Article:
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A cold night, a freezing mist like a drift of icy breath. A circle, swept into the snow. A stick of incense, stuck into the snow, and a white candle, placed in a dish where the snow was swept off the altar. Sweet cherry wine, poured into a silver chalice. A silent toast to the elements, the directions, and a few drops poured onto frozen white. Not hope, not promise, nor intention other than this: there is light in the world, and there is sweetness. May this never be forgotten. Nothing more than that. No resolutions, on New Year's Eve.
She's up too early, but this no is surprise having spent New Years Day in a nightmare agony of some particularly insidious form of food poisoning. Drifting in a half-stupor the entire day, waking up early after that seems to only reasonable option. Helluva way to start off the year, but then, perhaps there's a kind of cosmic wisdom in it. After a ritual acknowledging the good; get whacked big time by the bad. Remember: all it takes is just enough time past the expiration date to turn a pot of good, hot food into a lethal cauldron of pain.
Sometimes, her sense of disconnect is so strange and pervasive as to be something of larger than life proportions. Awesome, monumental; terrible in the classical sense. Who are these creatures, and who is she to be wandering among them? An infant lays in her carrying cradle while her father does his business at the counter in the Post Office. Something grips her heart as she watches the baby, staring up and out at the world, scrunching its face when the father turns away. What is that all about? Why do her nerves feel like they have been stripped and exposed?
On the scale of disasters, having the car door ripped out of your hand by a passing truck and nearly torn off the frame, rates fairly low in severity, when you consider that it might have been an arm or a leg. But all you wanted to do was go see a movie and escape the worries for a bit, and so it becomes another reminder of how the simple things, more important than any other, hang on the thinnest of threads, ready to be sundered by the whim of any random deity with a bone to pick with existence.
The Yews between the houses, may be dead. The last snowstorm has brought them to their metaphorical knees, and lower. Maybe it's time to let go of the guilt, the guilt for not living in the world. Free herself of the notion that there is anything out there for her at all, ever was, ever will be. Send out the missives for nothing. A newsletter mailed anonymously, randomly, to names picked from the phone book. A Book of Shadows full of nothing but invisibility spells. Take up permanent residence in the twilight. Some people were not meant for the world.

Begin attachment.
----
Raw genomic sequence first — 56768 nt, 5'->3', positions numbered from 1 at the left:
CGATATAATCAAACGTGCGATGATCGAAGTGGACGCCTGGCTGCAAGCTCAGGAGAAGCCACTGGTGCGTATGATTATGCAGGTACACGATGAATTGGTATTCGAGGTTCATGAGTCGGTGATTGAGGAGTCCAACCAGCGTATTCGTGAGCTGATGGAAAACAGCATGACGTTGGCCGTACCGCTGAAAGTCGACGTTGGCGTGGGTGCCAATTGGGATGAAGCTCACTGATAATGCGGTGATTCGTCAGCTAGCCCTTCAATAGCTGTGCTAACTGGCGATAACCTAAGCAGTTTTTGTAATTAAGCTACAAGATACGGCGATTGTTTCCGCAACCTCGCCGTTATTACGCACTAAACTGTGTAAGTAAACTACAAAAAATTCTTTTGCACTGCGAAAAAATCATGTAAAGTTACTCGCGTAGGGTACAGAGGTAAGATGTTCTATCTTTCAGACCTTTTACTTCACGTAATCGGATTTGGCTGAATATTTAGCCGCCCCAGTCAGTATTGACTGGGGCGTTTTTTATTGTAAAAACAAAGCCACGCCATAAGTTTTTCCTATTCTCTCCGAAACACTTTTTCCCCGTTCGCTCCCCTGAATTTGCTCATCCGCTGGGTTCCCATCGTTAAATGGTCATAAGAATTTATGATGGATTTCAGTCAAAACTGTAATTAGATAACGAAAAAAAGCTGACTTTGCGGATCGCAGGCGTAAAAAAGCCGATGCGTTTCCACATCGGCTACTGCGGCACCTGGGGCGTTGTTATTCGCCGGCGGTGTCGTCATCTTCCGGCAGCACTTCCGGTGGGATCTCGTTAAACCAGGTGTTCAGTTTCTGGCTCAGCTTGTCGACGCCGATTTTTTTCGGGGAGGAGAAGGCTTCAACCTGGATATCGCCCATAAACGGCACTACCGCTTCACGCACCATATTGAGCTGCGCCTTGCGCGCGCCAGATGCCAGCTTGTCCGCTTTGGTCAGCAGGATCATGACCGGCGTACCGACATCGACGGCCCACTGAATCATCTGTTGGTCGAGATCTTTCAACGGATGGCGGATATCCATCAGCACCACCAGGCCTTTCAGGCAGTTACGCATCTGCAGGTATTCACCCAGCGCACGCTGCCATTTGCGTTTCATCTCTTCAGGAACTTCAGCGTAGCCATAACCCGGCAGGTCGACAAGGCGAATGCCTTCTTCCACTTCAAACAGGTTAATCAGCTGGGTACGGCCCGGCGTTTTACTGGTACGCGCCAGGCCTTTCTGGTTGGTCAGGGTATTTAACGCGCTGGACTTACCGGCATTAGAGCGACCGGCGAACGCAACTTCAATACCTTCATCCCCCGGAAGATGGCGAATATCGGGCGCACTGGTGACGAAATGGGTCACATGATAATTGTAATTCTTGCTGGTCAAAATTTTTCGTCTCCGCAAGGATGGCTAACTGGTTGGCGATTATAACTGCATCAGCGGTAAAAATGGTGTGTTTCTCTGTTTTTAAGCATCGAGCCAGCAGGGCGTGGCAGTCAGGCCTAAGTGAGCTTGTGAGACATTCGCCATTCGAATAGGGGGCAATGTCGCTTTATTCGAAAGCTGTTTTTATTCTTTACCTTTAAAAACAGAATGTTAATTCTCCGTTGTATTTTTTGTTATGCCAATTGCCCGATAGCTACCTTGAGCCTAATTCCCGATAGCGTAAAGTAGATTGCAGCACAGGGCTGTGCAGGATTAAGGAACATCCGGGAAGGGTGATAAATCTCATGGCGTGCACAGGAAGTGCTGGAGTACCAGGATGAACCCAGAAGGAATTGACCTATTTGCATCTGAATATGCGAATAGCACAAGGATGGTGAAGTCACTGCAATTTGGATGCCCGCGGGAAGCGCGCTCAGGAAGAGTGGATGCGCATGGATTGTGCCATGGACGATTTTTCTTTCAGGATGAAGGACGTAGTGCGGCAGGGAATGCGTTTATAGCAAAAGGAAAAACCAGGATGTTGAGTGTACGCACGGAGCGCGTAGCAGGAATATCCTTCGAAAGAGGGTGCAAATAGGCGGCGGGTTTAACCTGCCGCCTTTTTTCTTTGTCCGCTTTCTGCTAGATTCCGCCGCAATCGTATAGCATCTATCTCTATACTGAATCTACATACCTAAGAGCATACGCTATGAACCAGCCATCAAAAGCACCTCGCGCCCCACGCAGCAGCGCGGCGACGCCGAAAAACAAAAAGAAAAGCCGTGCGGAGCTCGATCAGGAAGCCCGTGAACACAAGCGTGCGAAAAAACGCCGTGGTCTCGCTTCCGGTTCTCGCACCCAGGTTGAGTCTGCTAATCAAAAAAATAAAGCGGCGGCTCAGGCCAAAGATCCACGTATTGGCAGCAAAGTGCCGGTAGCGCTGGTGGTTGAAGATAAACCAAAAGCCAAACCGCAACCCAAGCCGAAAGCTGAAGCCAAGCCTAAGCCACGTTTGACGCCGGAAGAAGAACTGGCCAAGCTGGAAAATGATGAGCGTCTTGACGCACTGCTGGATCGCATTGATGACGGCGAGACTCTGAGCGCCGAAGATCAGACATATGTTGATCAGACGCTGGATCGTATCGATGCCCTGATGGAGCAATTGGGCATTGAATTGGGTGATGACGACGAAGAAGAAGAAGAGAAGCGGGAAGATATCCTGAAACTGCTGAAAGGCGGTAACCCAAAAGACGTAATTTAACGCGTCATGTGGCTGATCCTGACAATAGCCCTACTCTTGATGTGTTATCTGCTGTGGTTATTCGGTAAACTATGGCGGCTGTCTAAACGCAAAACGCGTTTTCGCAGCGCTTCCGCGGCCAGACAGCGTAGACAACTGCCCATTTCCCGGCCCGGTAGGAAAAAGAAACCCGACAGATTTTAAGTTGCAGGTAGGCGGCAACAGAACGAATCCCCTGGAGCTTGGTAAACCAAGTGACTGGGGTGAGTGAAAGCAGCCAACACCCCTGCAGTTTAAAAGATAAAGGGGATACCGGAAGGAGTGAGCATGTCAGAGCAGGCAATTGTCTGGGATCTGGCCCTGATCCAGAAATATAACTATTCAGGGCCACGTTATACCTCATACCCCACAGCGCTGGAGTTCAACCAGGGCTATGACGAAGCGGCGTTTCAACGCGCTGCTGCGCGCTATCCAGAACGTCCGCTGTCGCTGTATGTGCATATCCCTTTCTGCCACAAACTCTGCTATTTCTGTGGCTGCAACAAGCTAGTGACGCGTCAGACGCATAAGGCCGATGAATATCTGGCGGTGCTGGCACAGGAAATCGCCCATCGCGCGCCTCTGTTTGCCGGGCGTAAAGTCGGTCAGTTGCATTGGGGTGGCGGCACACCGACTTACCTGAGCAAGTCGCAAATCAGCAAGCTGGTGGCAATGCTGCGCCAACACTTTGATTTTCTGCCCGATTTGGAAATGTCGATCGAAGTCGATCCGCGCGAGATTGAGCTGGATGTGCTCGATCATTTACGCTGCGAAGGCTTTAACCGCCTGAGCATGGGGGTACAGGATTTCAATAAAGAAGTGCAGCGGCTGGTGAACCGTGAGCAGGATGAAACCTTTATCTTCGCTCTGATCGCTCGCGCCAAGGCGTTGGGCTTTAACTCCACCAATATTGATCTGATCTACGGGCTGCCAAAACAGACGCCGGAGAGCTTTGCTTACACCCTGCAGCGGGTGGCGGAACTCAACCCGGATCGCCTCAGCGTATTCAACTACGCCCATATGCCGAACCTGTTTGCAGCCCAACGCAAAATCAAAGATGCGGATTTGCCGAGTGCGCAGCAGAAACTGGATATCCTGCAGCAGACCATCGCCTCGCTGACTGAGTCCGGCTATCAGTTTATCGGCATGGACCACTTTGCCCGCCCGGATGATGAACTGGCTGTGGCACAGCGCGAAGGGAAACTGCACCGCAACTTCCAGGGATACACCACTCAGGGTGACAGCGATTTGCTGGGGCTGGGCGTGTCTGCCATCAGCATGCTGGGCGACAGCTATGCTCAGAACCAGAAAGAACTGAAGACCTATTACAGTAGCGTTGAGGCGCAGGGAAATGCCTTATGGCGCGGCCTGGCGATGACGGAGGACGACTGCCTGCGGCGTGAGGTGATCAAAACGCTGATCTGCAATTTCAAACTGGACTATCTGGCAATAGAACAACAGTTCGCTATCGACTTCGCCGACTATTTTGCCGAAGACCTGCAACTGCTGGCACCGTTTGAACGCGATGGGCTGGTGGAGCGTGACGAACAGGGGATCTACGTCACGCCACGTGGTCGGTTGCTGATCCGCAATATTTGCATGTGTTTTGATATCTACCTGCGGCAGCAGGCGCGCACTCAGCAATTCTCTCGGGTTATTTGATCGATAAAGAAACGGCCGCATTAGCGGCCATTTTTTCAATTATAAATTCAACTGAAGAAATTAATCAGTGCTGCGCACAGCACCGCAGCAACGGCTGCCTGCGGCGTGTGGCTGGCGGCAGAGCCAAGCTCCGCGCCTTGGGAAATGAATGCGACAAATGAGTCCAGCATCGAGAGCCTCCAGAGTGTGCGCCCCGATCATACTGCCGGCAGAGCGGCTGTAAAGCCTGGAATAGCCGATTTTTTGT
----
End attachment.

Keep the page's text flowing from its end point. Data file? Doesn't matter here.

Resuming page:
Winter is a spice, its fragrance both sharp, and ethereal. The dog bounds through the snow with limitless joy. There is a purity here; the air, the light, the snow covered distant hills. She leans down and breaks the icy crust; scoops out soft snow from underneath, and takes a bite. The sensation brings a flood of sense-memories from a long-ago time: a childhood joy of winter, unstained by larger concerns. The taste of snow, if it needed a word, is
, simple and pure. She follows the joyous dog through the woods, eating snow until her tongue turns numb.
Night shopping. The supermarket, empty but for the employees, and one or two others walking the aisles. Do they wonder who she is, as she does about them? After the supermarket, the all-night drug store, then fill the gas tank at the all-night convenience mart. Signs of the Citadel, actually, these 24 hour emporiums. As sure a sign as the sodium lights that elbow out the dark. The Citadel is not many, as some believe; it is one: a single organism. Spreading its filaments underground, to emerge here and there, until finally, the entire planet is encased in its grip.
A visit to Mount St. Mary. It overlooks the river, and they drive down to its banks, where there is a park surrounded by the Hudson Highlands, and huge, wheeling clusters of white gulls, being fed by visitors. Back on the mount, the campus is empty, but when they get out of the car, she sees that the bare branches of the trees are filled with crows; a hundred perhaps, maybe more, hanging like black fruit on the leafless branches, until they rise like a swarm, cawing and calling, to take to the sky and settle on other trees nearby.
~~~ The Crows of Mount Saint Mary, redux ---
On a stark winter's day, the crows are both ornament and elucidation. Watching them, she finds herself taken by wholly opposite sensations; a sense of the dark beauty that these large, black birds with their raucous cries enfold, and a kind of loathing associated with a forgotten memory. They watch her beneath them, and she wonders if they regard her as some earthbound crow herself, in her long black coat. Later, the memory returns: an infestation of houseflies, their bloated black bodies clinging to the leaves of a house plant. She's glad she didn't remember it while she was there.
The landlord says he's raising the rent by $100 a month. He has no conception of the terrible axe he wields. Whenever she dares to think that maybe the hammer has let up, another blow comes crashing down. She wonders how long she has been desperately putting brackets on the hammer:
this spring, these seasons, this solar cycle, this calender year, years
; whatever. Now she's simply too stunned to even care. She thinks she understands, a little bit. Some stories have to have bad endings. She just hopes that this one ends soon. Please, please; please let it be soon.